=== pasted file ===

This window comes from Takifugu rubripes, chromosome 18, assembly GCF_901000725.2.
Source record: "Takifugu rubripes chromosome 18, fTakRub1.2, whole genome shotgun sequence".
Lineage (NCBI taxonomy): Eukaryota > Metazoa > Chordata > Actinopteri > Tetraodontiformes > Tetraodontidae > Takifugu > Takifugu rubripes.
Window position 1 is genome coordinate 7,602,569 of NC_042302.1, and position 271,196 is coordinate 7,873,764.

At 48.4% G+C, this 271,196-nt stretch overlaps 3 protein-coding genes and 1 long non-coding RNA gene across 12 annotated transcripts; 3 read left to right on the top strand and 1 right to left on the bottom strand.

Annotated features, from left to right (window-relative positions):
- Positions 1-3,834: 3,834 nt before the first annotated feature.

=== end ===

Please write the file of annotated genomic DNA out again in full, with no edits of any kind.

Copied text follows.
This window comes from Takifugu rubripes, chromosome 18, assembly GCF_901000725.2.
Source record: "Takifugu rubripes chromosome 18, fTakRub1.2, whole genome shotgun sequence".
Lineage (NCBI taxonomy): Eukaryota > Metazoa > Chordata > Actinopteri > Tetraodontiformes > Tetraodontidae > Takifugu > Takifugu rubripes.
Window position 1 is genome coordinate 7,602,569 of NC_042302.1, and position 271,196 is coordinate 7,873,764.

At 48.4% G+C, this 271,196-nt stretch overlaps 3 protein-coding genes and 1 long non-coding RNA gene across 12 annotated transcripts; 3 read left to right on the top strand and 1 right to left on the bottom strand.

Annotated features, from left to right (window-relative positions):
- Positions 1-3,834: 3,834 nt before the first annotated feature.